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Hudson River PK


K, 1st, 2nd, 3rd, 4th, 5th, 6th



Resource Types

  • Activity - Classroom
  • Videos

Regional Focus

Global, North America, United States, USA - Northeast, New York, New York City



Build a Water Cycle with AI!

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  • In this activity, students see evaporation, condensation, and precipitation in action by creating a model of the water cycle.
  • Students will learn how water travels across the planet and discover how we are all connected by the water system.
  • This activity is part of the SUBMERGE Marine Science Festival, which takes place in New York City,
Teaching Tips


  • This hands-on activity helps students visualize the water cycle.
  • The video of the experiment includes other demonstrations to help students further understand the water cycle.

Additional Prerequisites

  • This resource is available in five additional languages.
  • This resource was created for the Hudson River Park SUBMERGE Marine Science Festival, but the activity applies to students globally. 
  • The materials needed are a large transparent bowl, a small transparent bowl, plastic wrap, a handful of dirt and grass, a coin or pebble, and water.
  • Teachers must do the activity on a sunny day.
  • The link to the SUBMERGE Marine Science Festival brings you to the Hudson River Park webpage for the festival that was in September 2023. The next SUBMERGE Marine Science Festival is scheduled for May 17th and 18th, 2024. Check the calendar for information about future events.
  • The link to the Facebook Live event brings you to the Facebook page for the Hudson River Park, but the Live Event has already happened. You can watch the video using this link.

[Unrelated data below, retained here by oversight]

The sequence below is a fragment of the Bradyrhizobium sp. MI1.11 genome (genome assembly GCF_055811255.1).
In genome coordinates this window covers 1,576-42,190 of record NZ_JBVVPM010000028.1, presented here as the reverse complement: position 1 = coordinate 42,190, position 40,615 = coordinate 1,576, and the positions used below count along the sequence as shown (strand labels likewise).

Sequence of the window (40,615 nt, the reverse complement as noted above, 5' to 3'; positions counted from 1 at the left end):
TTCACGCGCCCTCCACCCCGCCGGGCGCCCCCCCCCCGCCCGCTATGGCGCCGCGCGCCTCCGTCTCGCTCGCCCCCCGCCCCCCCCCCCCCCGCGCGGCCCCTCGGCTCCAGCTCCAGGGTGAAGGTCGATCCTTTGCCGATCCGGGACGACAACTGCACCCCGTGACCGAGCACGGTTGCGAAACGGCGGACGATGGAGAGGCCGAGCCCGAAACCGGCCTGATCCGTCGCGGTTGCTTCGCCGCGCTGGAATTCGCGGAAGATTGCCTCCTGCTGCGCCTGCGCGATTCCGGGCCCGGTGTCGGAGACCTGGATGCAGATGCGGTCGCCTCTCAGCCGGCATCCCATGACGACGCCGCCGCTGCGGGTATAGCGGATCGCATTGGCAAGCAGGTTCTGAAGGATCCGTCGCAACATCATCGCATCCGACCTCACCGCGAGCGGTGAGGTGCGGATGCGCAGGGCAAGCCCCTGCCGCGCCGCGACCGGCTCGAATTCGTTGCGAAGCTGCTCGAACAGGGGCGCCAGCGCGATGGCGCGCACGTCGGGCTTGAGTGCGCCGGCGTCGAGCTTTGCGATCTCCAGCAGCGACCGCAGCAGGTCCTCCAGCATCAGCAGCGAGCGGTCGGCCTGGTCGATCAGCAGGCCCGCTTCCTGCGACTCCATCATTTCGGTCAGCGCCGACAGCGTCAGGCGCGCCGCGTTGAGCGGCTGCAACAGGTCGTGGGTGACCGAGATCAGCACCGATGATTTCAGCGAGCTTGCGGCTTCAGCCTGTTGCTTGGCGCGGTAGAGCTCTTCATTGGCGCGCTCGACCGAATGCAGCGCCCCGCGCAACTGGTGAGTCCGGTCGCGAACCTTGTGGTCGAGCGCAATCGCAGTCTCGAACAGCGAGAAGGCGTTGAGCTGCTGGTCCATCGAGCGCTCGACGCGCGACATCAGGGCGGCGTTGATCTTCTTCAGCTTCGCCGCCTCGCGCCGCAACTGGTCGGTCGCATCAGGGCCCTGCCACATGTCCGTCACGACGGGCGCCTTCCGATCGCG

• Because the video is of a live event, there is some glitching and buffering throughout.


  • This activity can be used in science classes when learning about the water cycle and connections between the hydrosphere, atmosphere, and geosphere. 
  • Students can draw a picture of their model in journals and practice diagraming models.
  • If teachers have enough materials, students can work in small groups to set up the model and make observations.
  • Alternatively, teachers can demonstrate the activity with only one model that the entire class observes.
  • Teachers should prepare some questions to ask students about the model. Some examples include:
    • Where do you see water in the system? How did it get there?
    • Is condensation happening? How do you know?
    • Is evaporation happening? How do you know? 
    • Is precipitation happening? How do you know?
Scientist Notes
This experiment demonstrates the water cycle and will engage students by showing just how much water moves through the Earth system. This resource is recommended for teaching.

This resource addresses the listed standards. To fully meet standards, search for more related resources.

  • Science
    • ESS2: Earth's Systems
      • 5-ESS2-1. Develop a model using an example to describe ways the geosphere, biosphere, hydrosphere, and/or atmosphere interact.
      • MS-ESS2-4. Develop a model to describe the cycling of water through Earth’s systems driven by energy from the sun and the force of gravity.
  • English Language Arts
    • Speaking & Listening (K-12)
      • SL.II.3.2 Determine the main ideas and supporting details of a text read aloud or information presented in diverse media and formats, including visually, quantitatively, and orally.
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